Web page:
Prior research demonstrates the important role that financial considerations play in prospective students’ decision making when applying to and enrolling in graduate school. Racially/ethnically minoritized students, in particular, face persistent challenges during the graduate application and enrollment process. Capitalizing on a natural experiment, we identify the effects of introducing a PhD fellowship on the composition of applicants and enrolling students in PhD programs at a large public university’s graduate school of education. Using administrative data from 9 years of applications, we use difference-in-differences and event study analyses to show that the fellowship increased the number of applicants overall, as well as the share of Black applicants and enrollees in impacted cohorts, with no significant effects on academic preparation. To better understand why and how a PhD fellowship might impact students’ application behaviors and experiences once in graduate school, we supplement our primary findings with survey responses from current PhD students at the graduate school of education.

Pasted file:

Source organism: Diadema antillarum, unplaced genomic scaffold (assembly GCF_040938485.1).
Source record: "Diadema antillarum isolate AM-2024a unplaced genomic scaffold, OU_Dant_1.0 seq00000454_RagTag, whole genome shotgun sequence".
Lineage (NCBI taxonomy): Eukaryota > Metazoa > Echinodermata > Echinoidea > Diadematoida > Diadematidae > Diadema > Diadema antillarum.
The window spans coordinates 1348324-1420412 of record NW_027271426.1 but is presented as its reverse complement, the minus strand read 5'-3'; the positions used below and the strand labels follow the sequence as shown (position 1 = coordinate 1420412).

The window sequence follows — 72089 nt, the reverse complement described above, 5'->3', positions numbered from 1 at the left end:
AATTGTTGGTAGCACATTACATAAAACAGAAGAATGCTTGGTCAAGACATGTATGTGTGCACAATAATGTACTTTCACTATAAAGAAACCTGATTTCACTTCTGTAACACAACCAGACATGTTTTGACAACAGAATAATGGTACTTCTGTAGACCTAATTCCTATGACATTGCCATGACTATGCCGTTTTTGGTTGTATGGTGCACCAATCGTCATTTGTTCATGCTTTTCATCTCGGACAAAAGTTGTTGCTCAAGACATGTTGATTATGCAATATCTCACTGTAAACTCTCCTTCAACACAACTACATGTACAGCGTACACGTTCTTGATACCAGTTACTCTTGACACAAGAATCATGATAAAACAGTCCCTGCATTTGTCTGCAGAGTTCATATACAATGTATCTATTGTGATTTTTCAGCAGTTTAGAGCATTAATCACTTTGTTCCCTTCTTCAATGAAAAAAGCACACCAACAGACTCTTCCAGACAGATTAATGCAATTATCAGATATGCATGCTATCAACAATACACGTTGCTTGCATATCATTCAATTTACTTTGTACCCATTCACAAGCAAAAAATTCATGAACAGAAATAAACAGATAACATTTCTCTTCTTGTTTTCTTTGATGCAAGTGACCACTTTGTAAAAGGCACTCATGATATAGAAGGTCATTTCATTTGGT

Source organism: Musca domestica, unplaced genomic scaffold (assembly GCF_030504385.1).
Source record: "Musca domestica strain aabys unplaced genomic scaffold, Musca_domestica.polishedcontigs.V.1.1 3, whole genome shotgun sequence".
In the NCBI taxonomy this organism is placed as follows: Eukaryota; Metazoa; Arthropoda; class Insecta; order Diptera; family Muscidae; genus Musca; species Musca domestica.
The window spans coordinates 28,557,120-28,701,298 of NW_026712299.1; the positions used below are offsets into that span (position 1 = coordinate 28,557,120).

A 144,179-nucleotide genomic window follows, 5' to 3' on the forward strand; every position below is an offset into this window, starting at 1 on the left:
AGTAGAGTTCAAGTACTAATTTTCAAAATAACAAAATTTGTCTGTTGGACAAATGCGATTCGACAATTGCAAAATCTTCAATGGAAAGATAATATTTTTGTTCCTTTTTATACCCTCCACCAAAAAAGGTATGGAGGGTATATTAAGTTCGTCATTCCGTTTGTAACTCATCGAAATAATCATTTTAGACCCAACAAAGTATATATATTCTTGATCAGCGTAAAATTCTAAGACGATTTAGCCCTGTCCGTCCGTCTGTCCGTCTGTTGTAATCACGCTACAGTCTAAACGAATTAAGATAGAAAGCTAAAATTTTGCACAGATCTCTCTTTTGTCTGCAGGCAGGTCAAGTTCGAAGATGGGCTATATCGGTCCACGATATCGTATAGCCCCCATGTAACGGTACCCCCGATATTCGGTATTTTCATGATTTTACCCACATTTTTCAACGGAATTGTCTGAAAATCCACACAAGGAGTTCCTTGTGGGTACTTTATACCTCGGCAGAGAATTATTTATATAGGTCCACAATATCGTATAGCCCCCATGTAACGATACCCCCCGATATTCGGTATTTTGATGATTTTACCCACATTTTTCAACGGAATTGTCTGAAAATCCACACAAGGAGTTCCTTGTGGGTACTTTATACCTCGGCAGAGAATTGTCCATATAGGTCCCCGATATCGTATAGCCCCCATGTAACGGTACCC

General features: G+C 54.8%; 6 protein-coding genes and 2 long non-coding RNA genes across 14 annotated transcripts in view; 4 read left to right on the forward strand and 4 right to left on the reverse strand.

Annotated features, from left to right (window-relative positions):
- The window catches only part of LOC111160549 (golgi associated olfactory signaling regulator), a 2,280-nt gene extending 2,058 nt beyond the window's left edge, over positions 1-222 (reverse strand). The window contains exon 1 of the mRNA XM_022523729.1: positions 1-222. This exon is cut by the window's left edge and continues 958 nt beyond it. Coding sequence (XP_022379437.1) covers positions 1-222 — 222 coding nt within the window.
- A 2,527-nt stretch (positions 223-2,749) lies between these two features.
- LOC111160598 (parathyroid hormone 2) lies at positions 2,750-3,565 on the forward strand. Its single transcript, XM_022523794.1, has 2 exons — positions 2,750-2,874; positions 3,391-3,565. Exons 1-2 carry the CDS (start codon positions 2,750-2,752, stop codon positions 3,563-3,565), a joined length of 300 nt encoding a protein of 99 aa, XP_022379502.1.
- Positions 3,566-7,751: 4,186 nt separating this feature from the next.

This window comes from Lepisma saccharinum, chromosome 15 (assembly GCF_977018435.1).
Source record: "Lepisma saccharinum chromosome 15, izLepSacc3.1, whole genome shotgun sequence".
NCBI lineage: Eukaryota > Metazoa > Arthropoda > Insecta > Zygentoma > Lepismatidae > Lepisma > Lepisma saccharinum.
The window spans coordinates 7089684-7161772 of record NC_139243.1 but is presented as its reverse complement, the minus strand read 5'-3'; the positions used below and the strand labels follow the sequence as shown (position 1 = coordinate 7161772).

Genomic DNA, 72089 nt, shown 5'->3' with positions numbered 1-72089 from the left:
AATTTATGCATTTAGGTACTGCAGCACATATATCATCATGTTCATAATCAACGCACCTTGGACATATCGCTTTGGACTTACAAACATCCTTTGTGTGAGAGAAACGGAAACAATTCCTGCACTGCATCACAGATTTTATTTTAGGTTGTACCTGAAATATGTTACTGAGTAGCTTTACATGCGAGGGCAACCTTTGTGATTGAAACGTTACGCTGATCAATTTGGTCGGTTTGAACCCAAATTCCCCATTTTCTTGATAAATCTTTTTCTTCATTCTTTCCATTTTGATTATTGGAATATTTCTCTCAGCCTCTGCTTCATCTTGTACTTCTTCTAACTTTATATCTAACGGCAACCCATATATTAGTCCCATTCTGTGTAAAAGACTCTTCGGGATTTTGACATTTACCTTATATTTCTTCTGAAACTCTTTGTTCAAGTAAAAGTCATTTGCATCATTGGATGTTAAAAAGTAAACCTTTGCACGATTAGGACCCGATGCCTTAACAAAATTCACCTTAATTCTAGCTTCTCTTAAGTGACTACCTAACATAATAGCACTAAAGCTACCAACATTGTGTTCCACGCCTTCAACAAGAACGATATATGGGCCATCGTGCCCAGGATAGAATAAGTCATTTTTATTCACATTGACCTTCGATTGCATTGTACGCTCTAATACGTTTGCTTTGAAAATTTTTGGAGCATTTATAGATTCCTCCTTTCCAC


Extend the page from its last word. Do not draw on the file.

If you fund them, will they come? Implications from a PhD fellowship program on racial/ethnic student diversity